How many times have you heard or been told, especially after a poor shot, to “just trust it”, or “just swing the club and don’t think about it so much”? Quite a few, I’d be willing to bet. Think back on how that advice affected your next shot, or series of shots for the rest of that round. Perhaps you started hitting it better, at which point you might have come to conclusion that mindlessly swinging was the way to go, and that complicating matters with swing thoughts was detrimental to your ability to strike the ball effectively. You probably liked the feeling of not caring so much how you swung the club, concentrating instead on a sense of rhythm […]
Some years back I played in the Michelob Championship at the Kingsmill Resort, the PGA Tour stop in Williamsburg, Virginia, where I shot 68-74, even par, and missed the cut by one stroke. My intent as I thought about the subject for this article was to recount my second round in detail, and I will get to that in a bit. But as I thought about the lessons learned from my experience I saw a larger theme that runs through all of my day to day dealings with the game as well as those of the people who take lessons from me, the idea that we all want to reach the next level of ability, to graduate to a game […]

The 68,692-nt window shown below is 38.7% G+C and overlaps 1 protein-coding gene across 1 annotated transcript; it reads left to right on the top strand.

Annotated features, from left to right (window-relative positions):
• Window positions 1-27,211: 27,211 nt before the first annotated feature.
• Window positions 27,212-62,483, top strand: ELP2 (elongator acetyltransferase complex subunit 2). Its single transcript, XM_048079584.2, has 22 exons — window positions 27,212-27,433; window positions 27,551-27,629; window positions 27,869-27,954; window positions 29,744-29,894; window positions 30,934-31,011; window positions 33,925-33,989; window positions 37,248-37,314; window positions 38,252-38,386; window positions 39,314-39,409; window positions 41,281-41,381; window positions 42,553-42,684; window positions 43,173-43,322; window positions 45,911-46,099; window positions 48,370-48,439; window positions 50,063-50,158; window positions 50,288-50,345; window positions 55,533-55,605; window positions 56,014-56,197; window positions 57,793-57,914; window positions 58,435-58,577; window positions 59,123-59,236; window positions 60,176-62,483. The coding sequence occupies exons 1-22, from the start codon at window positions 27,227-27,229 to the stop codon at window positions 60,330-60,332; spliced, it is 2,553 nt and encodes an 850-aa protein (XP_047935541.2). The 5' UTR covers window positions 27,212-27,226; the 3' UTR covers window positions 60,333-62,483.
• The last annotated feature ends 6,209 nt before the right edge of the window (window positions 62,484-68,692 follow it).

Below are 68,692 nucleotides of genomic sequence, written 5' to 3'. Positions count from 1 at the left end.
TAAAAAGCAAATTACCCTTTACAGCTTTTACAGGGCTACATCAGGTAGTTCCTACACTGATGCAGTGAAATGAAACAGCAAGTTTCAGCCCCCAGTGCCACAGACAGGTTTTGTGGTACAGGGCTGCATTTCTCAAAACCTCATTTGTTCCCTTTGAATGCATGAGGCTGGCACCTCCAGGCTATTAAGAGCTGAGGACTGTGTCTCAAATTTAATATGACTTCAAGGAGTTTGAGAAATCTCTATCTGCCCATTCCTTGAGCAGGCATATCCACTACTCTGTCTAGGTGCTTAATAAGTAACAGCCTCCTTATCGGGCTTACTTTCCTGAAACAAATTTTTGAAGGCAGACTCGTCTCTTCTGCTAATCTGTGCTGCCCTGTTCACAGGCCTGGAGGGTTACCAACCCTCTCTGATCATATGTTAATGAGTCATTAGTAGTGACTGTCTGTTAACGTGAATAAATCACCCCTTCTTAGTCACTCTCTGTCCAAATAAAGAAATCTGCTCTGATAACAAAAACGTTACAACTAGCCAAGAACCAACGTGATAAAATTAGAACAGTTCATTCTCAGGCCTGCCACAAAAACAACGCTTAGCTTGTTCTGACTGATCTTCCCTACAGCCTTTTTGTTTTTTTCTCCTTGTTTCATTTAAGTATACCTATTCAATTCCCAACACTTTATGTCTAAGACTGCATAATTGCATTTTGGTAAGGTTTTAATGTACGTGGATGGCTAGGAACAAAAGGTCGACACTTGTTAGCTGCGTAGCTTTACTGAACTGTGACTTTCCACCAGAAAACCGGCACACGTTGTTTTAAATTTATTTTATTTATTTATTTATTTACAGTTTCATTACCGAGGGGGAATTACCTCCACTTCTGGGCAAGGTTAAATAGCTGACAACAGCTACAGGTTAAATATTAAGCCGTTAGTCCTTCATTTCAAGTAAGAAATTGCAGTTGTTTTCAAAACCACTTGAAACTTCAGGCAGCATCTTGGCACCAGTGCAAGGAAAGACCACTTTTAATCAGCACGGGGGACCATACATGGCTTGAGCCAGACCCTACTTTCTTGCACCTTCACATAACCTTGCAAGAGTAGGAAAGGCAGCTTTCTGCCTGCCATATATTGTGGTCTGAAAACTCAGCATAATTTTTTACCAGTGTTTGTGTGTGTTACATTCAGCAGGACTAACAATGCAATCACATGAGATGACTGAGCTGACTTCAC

My wife was worried. I had just finished my two rounds at the Booz-Allen Classic, the PGA Tour event that used to be held at Congressional Country Club, and she asked my friend and caddy for the week Mark Diamond what she should say if someone asked her about my finish in the tournament. “Tell them he did just fine”, Mark told her. When Mark related the conversation to me I concurred with his answer, even though I had finished dead last in the field of 156 (actually, to be fair, 4 guys withdrew after starting, so it was really 152), with scores of 79 and 73 for a total of 10 over par 152. DFL- Dead Freaking Last. A […]